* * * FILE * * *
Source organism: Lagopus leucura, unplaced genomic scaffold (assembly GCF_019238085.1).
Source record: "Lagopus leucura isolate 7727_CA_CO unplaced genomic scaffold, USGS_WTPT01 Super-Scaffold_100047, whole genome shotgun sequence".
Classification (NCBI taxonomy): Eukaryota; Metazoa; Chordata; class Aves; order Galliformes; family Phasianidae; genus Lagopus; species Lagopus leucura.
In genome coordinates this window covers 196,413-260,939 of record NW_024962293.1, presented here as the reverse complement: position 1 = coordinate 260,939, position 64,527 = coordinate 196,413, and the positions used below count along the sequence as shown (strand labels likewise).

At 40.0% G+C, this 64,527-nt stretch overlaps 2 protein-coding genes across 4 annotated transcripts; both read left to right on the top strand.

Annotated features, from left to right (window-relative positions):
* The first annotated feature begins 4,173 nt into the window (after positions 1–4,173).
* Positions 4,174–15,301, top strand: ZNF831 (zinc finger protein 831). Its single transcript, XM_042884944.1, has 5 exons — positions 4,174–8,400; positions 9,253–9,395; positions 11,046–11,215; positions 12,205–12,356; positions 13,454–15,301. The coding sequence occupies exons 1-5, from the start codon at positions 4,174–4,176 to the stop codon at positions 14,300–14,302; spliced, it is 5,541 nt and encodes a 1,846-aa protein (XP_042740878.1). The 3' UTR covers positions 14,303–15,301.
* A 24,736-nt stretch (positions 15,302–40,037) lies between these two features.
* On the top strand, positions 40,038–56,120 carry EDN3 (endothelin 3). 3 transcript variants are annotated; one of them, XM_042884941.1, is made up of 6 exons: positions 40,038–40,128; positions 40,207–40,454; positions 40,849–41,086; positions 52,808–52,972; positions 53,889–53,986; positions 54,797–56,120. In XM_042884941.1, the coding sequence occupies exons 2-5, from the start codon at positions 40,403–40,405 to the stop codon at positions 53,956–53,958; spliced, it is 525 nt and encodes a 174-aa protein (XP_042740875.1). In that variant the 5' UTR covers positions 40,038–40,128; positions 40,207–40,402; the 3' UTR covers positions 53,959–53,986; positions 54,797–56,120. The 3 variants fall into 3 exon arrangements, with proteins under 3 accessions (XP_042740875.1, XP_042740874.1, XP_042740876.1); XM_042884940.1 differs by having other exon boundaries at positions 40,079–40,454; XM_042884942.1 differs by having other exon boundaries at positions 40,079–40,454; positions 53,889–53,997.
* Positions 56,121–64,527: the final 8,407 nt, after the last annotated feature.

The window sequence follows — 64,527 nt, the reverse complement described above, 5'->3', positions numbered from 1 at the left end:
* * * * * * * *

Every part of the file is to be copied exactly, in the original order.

Source organism: Lagopus leucura, unplaced genomic scaffold (assembly GCF_019238085.1).
Source record: "Lagopus leucura isolate 7727_CA_CO unplaced genomic scaffold, USGS_WTPT01 Super-Scaffold_100047, whole genome shotgun sequence".
Classification (NCBI taxonomy): Eukaryota; Metazoa; Chordata; class Aves; order Galliformes; family Phasianidae; genus Lagopus; species Lagopus leucura.
In genome coordinates this window covers 196,413-260,939 of record NW_024962293.1, presented here as the reverse complement: position 1 = coordinate 260,939, position 64,527 = coordinate 196,413, and the positions used below count along the sequence as shown (strand labels likewise).

At 40.0% G+C, this 64,527-nt stretch overlaps 2 protein-coding genes across 4 annotated transcripts; both read left to right on the top strand.

Annotated features, from left to right (window-relative positions):
* The first annotated feature begins 4,173 nt into the window (after positions 1–4,173).
* Positions 4,174–15,301, top strand: ZNF831 (zinc finger protein 831). Its single transcript, XM_042884944.1, has 5 exons — positions 4,174–8,400; positions 9,253–9,395; positions 11,046–11,215; positions 12,205–12,356; positions 13,454–15,301. The coding sequence occupies exons 1-5, from the start codon at positions 4,174–4,176 to the stop codon at positions 14,300–14,302; spliced, it is 5,541 nt and encodes a 1,846-aa protein (XP_042740878.1). The 3' UTR covers positions 14,303–15,301.
* A 24,736-nt stretch (positions 15,302–40,037) lies between these two features.
* On the top strand, positions 40,038–56,120 carry EDN3 (endothelin 3). 3 transcript variants are annotated; one of them, XM_042884941.1, is made up of 6 exons: positions 40,038–40,128; positions 40,207–40,454; positions 40,849–41,086; positions 52,808–52,972; positions 53,889–53,986; positions 54,797–56,120. In XM_042884941.1, the coding sequence occupies exons 2-5, from the start codon at positions 40,403–40,405 to the stop codon at positions 53,956–53,958; spliced, it is 525 nt and encodes a 174-aa protein (XP_042740875.1). In that variant the 5' UTR covers positions 40,038–40,128; positions 40,207–40,402; the 3' UTR covers positions 53,959–53,986; positions 54,797–56,120. The 3 variants fall into 3 exon arrangements, with proteins under 3 accessions (XP_042740875.1, XP_042740874.1, XP_042740876.1); XM_042884940.1 differs by having other exon boundaries at positions 40,079–40,454; XM_042884942.1 differs by having other exon boundaries at positions 40,079–40,454; positions 53,889–53,997.
* Positions 56,121–64,527: the final 8,407 nt, after the last annotated feature.

The window sequence follows — 64,527 nt, the reverse complement described above, 5'->3', positions numbered from 1 at the left end: